Hitting the buffers

When stock markets drop, it’s understandable to feel concerned. As a result, some people might feel inclined to move their money out of equities and bonds into cash.

However, there is a problem with that.

If you take money out of your investment portfolio and stick it under the mattress, it’s doing nothing for you. It only gives you an illusion of comfort.

Let’s imagine you want a cash buffer for the next three years, and you have a portfolio made up of 50:50 equities:bonds. (That ratio reflects the middle range of our clients – many have a 40:60 ratio which is less volatile.)

Zero cash buffer

You are fully invested, can draw income when you want, and Bob’s your uncle.

Bad cash buffer

You take three years of income as cash to sit on (boo!), and you have effectively reduced your overall asset allocation to equities.

Good cash buffer

You take three years of income as cash, and increase your allocation of equities, say to 60:40. This gives you a better chance of improved results, because equities have a higher expected return than both cash and bonds.

Have a look at this data compiled by Betafolio and Finalytiq* which shows the results of these three scenarios.

As you can see, a bad cash buffer is worse than having no buffer at all.

You might also be reassured to see the long-term trend and latest performance of a typical portfolio (this example is for 50:50 equities:bonds). The recent upward tick shows we’re currently in a V-shape recovery… however, we don’t have a crystal ball so we don’t know if it will turn into a W. All we can say is that, long-term, stock markets WILL rise.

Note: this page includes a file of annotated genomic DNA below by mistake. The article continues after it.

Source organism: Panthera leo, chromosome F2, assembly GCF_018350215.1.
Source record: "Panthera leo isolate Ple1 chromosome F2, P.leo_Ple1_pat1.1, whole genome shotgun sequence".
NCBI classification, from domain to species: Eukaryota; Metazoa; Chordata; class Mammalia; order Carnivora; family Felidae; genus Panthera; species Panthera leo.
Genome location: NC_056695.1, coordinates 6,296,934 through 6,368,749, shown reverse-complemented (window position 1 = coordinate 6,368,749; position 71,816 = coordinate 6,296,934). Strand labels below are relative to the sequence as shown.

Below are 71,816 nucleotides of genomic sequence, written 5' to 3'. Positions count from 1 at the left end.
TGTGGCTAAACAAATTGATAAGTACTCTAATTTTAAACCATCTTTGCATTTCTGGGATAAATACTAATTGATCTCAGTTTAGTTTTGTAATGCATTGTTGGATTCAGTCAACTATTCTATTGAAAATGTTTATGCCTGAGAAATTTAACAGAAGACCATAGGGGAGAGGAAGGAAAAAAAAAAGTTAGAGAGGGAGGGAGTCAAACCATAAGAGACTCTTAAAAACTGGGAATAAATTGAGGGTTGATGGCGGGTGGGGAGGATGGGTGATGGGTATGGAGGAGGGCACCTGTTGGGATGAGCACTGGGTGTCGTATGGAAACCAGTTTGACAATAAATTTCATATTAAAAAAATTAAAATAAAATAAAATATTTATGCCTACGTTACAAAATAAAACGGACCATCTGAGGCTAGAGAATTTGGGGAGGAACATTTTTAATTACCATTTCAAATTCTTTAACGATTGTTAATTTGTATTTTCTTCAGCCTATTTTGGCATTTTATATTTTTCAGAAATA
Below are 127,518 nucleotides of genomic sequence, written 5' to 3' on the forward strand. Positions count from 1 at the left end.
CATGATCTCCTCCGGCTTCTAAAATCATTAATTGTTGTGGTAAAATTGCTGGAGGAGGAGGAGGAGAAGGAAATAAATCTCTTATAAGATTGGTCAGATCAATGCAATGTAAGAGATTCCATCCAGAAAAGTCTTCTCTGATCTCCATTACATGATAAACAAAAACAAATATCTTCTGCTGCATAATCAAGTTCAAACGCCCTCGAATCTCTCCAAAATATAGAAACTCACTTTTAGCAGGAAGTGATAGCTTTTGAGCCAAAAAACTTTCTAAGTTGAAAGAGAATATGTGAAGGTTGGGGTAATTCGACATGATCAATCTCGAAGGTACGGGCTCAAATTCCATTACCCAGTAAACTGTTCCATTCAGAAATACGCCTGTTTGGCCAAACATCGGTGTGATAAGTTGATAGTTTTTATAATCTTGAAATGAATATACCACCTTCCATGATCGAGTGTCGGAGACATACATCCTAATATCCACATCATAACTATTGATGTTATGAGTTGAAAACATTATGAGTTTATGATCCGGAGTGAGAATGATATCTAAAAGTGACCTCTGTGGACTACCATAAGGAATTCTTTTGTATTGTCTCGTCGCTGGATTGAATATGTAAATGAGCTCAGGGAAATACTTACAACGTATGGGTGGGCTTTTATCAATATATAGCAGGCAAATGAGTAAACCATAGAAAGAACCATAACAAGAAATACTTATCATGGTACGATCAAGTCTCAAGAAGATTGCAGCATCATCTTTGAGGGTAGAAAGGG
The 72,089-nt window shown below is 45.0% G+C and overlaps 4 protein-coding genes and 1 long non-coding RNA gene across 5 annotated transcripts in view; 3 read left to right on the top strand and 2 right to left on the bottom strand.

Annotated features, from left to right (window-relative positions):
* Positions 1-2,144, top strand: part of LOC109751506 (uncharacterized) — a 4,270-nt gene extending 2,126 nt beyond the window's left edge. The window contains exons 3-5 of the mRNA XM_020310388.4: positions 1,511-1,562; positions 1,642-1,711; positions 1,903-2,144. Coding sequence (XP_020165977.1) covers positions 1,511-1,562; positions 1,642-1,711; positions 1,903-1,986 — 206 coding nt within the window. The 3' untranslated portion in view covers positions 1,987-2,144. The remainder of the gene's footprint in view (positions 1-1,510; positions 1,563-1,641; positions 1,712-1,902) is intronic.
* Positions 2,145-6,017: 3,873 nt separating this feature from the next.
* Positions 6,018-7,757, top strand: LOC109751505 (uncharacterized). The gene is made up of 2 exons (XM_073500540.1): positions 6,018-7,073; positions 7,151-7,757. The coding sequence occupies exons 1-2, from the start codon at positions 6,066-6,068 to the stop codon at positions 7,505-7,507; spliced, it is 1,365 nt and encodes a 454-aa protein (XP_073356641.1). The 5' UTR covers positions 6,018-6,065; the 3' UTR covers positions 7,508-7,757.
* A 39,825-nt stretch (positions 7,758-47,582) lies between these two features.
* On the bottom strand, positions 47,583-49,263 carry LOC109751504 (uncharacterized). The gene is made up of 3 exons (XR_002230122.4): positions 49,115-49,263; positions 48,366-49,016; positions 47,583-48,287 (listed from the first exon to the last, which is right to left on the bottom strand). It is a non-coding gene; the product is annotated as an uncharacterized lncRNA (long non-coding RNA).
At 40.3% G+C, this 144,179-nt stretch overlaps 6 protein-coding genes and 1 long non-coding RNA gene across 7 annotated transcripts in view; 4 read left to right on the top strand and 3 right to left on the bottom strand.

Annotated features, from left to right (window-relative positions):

What this means to you

If you decide to take a cash buffer, and you don’t increase your exposure to equities at the same time, you’ll be worse off than having no buffer at all.

We want you to be happy. So, if you want a cash buffer, of course you can have one. However, we don’t recommend you do it at the expense of having a portfolio that isn’t fully invested.

That means you need a GOOD buffer that’s made up of cash balanced by increased exposure to equities.

Let’s face it, we have no idea whether we are out of the woods yet. The best advice (backed by evidence) remains as always:

  • Stick with the plan
  • Stay diversified
  • Choose funds with low-cost fees
  • Ignore the media
  • Wait for long-term results

Further information

If you found this article useful, you might also like:

*As you may remember, we partner with Betafolio who get their data from MorningStar.

Name: Lance Baron

Certified Financial Planner (CFP) based in East Sussex, UK. We support people in Southeast England with more than £500K to invest by building a financial plan that will help them live the life they want… until age 100